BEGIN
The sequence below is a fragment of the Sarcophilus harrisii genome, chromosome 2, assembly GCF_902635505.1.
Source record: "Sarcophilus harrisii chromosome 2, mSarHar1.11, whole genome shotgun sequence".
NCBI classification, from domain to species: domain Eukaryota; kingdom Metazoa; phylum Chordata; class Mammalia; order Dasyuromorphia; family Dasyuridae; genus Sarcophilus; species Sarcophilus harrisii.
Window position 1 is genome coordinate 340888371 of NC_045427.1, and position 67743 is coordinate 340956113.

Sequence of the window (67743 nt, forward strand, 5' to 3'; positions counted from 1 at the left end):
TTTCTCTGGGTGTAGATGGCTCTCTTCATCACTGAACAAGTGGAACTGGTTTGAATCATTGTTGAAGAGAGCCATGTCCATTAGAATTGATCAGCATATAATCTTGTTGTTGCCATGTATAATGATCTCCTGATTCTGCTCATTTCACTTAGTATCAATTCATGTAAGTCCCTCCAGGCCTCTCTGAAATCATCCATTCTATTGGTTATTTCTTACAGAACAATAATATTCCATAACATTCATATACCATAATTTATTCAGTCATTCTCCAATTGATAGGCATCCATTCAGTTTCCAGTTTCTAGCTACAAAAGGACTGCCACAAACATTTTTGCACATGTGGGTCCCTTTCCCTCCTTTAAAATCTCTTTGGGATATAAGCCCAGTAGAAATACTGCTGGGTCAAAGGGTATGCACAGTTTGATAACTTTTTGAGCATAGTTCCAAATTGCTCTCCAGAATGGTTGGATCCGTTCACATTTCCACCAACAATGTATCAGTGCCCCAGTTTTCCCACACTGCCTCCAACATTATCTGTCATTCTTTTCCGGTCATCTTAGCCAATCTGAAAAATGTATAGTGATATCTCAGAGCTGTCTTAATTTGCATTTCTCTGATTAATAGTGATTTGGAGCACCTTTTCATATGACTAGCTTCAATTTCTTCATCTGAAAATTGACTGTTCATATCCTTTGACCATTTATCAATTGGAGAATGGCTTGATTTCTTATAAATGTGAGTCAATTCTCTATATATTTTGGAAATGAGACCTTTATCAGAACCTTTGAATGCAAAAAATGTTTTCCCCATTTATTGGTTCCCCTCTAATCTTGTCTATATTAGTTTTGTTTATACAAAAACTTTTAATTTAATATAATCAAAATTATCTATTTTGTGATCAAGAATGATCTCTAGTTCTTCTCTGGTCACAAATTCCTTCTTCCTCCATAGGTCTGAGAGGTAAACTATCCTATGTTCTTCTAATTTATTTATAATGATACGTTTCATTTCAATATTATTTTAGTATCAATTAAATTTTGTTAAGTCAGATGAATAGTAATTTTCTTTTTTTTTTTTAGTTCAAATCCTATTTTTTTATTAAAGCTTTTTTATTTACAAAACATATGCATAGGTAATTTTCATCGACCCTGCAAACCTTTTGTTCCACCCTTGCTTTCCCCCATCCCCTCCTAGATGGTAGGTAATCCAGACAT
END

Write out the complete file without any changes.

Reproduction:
The sequence below is a fragment of the Sarcophilus harrisii genome, chromosome 2, assembly GCF_902635505.1.
Source record: "Sarcophilus harrisii chromosome 2, mSarHar1.11, whole genome shotgun sequence".
NCBI classification, from domain to species: domain Eukaryota; kingdom Metazoa; phylum Chordata; class Mammalia; order Dasyuromorphia; family Dasyuridae; genus Sarcophilus; species Sarcophilus harrisii.
Window position 1 is genome coordinate 340888371 of NC_045427.1, and position 67743 is coordinate 340956113.

Sequence of the window (67743 nt, forward strand, 5' to 3'; positions counted from 1 at the left end):
TTTCTCTGGGTGTAGATGGCTCTCTTCATCACTGAACAAGTGGAACTGGTTTGAATCATTGTTGAAGAGAGCCATGTCCATTAGAATTGATCAGCATATAATCTTGTTGTTGCCATGTATAATGATCTCCTGATTCTGCTCATTTCACTTAGTATCAATTCATGTAAGTCCCTCCAGGCCTCTCTGAAATCATCCATTCTATTGGTTATTTCTTACAGAACAATAATATTCCATAACATTCATATACCATAATTTATTCAGTCATTCTCCAATTGATAGGCATCCATTCAGTTTCCAGTTTCTAGCTACAAAAGGACTGCCACAAACATTTTTGCACATGTGGGTCCCTTTCCCTCCTTTAAAATCTCTTTGGGATATAAGCCCAGTAGAAATACTGCTGGGTCAAAGGGTATGCACAGTTTGATAACTTTTTGAGCATAGTTCCAAATTGCTCTCCAGAATGGTTGGATCCGTTCACATTTCCACCAACAATGTATCAGTGCCCCAGTTTTCCCACACTGCCTCCAACATTATCTGTCATTCTTTTCCGGTCATCTTAGCCAATCTGAAAAATGTATAGTGATATCTCAGAGCTGTCTTAATTTGCATTTCTCTGATTAATAGTGATTTGGAGCACCTTTTCATATGACTAGCTTCAATTTCTTCATCTGAAAATTGACTGTTCATATCCTTTGACCATTTATCAATTGGAGAATGGCTTGATTTCTTATAAATGTGAGTCAATTCTCTATATATTTTGGAAATGAGACCTTTATCAGAACCTTTGAATGCAAAAAATGTTTTCCCCATTTATTGGTTCCCCTCTAATCTTGTCTATATTAGTTTTGTTTATACAAAAACTTTTAATTTAATATAATCAAAATTATCTATTTTGTGATCAAGAATGATCTCTAGTTCTTCTCTGGTCACAAATTCCTTCTTCCTCCATAGGTCTGAGAGGTAAACTATCCTATGTTCTTCTAATTTATTTATAATGATACGTTTCATTTCAATATTATTTTAGTATCAATTAAATTTTGTTAAGTCAGATGAATAGTAATTTTCTTTTTTTTTTTTAGTTCAAATCCTATTTTTTTATTAAAGCTTTTTTATTTACAAAACATATGCATAGGTAATTTTCATCGACCCTGCAAACCTTTTGTTCCACCCTTGCTTTCCCCCATCCCCTCCTAGATGGTAGGTAATCCAGACAT